Is Addiction a Disease?

Is Addiction a Disease?
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Is addiction a disease or a lifestyle choice? Ask the mother who lost her 19-year-old son to drugs. He was the laughing, family prankster who earned a full-ride college scholarship as a solid student and star second baseman.

The moody, angry dropout who had survived overdoses only to be caught breaking into cars was not the son she had raised. What she knew, like the families and friends of the more than 15,000 Indiana residents who have died as a result of an overdose since 1999, is that addiction is not a life anyone would choose.

The majority of medical professionals agree. Alcoholism was classified as a disease by the American Medical Association (AMA) in 1956, and addiction was classified as a disease in 1987.

The American Society of Addiction Medicine (ASAM) joined the AMA in 2011, defining addiction as a chronic brain disorder rather than a behavior problem or the result of poor choices.

Top addiction authorities, addiction medicine doctors, neuroscientists, and experts from the National Institute on Drug Abuse all agree that addiction is a disease. Experts are still learning about how and why the disease develops, as they are with other chronic diseases such as diabetes and heart disease. This blog post will explain addiction and how IU Health’s addiction treatment can help those in need.

What is Addiction?

Addiction to alcohol or drugs, also known as substance use disorder, is a chronic brain disease that can affect anyone. Severe substance use disorder occurs when substance use becomes an uncontrollable habit that negatively impacts your daily life, manifesting as difficulties at work or school, conflicts with relationships, and legal or financial issues.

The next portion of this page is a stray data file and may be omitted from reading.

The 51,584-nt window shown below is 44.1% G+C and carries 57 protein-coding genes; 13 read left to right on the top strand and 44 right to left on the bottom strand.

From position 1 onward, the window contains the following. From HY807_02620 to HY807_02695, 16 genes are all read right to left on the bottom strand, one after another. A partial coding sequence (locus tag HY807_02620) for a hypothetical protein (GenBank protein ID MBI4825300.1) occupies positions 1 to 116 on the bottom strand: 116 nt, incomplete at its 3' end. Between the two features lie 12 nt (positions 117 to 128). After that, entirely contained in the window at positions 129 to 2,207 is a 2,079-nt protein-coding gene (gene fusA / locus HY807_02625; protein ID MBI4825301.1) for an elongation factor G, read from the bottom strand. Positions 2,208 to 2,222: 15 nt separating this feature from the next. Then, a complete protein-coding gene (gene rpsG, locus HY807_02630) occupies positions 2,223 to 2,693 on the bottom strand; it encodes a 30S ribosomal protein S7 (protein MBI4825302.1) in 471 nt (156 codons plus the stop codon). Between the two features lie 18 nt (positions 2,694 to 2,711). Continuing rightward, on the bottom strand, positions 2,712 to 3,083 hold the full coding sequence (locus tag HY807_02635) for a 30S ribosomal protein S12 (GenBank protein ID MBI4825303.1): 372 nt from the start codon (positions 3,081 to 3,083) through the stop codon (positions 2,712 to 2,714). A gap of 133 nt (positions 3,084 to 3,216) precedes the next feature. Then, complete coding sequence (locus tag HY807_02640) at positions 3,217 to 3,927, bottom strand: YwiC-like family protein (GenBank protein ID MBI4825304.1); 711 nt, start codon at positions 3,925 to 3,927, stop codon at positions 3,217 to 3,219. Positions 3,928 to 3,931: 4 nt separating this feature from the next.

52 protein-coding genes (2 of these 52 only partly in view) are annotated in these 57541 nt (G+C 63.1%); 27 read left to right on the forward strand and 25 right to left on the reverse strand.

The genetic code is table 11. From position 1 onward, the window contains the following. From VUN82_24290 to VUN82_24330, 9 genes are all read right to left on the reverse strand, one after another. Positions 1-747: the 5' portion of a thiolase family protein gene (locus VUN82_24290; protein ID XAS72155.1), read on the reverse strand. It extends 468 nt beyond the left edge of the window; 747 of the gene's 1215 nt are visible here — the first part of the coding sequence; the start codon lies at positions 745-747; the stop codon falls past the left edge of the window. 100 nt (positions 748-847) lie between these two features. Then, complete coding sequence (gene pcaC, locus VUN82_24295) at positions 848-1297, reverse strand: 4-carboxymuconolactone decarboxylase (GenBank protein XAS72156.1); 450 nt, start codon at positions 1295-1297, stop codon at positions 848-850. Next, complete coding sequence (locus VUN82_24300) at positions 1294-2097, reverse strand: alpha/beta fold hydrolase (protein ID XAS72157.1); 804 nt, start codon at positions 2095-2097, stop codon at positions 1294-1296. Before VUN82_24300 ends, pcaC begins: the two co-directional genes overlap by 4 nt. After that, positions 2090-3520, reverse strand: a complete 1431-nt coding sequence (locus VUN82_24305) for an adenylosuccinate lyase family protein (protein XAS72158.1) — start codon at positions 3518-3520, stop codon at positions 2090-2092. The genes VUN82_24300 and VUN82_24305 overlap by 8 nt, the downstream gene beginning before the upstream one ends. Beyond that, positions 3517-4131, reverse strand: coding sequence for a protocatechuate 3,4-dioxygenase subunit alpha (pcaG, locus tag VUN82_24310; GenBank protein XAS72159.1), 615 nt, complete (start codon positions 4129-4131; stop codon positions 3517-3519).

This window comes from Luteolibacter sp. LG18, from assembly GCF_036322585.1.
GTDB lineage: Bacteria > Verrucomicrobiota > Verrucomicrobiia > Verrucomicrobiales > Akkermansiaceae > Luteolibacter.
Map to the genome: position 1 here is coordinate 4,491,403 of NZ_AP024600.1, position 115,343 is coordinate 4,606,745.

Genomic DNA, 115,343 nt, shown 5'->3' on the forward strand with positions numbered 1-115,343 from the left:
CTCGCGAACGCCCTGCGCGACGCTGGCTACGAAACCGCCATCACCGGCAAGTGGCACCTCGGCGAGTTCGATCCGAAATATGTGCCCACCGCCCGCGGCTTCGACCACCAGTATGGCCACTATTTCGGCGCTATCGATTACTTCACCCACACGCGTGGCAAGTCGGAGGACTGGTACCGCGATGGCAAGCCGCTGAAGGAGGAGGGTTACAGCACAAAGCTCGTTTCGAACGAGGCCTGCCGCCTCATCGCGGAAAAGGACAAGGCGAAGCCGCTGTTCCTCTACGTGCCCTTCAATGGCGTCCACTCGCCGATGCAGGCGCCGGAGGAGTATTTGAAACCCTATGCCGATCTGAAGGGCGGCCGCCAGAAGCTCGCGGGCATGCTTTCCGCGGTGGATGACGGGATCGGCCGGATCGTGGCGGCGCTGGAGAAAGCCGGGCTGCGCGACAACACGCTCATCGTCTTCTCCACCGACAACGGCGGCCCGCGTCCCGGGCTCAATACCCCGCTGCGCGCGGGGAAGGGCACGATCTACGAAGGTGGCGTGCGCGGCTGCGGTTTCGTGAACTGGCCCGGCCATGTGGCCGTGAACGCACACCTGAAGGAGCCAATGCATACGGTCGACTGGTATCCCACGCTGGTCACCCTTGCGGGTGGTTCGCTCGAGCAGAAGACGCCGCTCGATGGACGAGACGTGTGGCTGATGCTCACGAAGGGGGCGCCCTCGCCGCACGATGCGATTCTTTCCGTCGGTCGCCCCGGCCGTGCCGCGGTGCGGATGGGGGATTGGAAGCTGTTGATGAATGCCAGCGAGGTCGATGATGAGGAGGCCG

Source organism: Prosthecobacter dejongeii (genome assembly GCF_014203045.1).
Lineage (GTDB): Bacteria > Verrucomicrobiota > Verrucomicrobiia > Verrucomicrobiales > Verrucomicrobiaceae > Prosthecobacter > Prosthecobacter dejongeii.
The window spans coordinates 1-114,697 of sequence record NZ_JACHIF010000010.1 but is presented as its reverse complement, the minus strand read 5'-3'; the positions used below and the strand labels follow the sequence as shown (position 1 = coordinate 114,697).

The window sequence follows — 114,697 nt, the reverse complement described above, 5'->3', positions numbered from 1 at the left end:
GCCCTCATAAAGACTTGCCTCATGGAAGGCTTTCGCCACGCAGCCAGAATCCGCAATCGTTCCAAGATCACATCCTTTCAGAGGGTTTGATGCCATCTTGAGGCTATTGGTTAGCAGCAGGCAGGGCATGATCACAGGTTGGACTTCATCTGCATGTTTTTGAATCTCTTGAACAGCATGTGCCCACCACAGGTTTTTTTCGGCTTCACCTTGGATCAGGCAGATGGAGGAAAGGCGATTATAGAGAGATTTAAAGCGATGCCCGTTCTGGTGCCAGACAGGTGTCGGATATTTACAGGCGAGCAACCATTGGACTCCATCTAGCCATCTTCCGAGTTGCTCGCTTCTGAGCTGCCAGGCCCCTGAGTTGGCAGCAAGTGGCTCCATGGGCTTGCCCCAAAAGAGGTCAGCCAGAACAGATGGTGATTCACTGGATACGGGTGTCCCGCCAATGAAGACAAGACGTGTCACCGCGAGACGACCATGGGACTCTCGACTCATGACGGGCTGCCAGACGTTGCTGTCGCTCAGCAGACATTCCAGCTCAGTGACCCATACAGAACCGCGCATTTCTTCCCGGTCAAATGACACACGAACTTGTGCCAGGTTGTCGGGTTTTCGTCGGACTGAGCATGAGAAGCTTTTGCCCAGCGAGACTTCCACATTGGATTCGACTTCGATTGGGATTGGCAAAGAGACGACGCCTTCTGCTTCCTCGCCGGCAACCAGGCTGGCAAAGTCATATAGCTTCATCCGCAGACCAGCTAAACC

Addiction Changes the Brain

Addiction alters the structure of the brain, rewiring it. Drugs and alcohol disrupt the communication system of your brain, interfering with how nerve cells send, receive, and process information.

When we do something we enjoy, such as eating a piece of our favorite pie, hanging out with friends, or going for a run, the brain’s reward system is activated. That reward comes in the chemical dopamine. Dopamine is released when drugs or alcohol are consumed.

Addiction Causes the Brain to Ask for More

Dopamine makes us feel good and want to keep doing what we’re doing. It also trains the brain to mimic the behavior. Cues activate the reward system, fuel cravings, and establish a habit loop. The aroma of a pie baking can make you salivate with excitement. Addiction also fuels habits, such as wanting a cigarette with your coffee every morning or wanting a hit when you drive past the house where you used to do drugs.

When you take a drug, your brain produces far more dopamine than it does when you eat your favorite pie. To restore normal dopamine levels, your brain overreacts and reduces dopamine production.

Your body produces less dopamine as you continue to use drugs. Things that used to make you happy, such as pie, friends, and even drugs, no longer do. When you are addicted, you need more and more drugs to feel normal.

An Addicted Brain Impacts Behavior

Addiction alters the areas of the brain responsible for judgment, decision-making, learning and memory, and controlling behavior, according to research. These changes can result in a good student failing a class, a wife lying about draining the family savings account, or an overdose in a grocery parking lot while children sit in their car seats.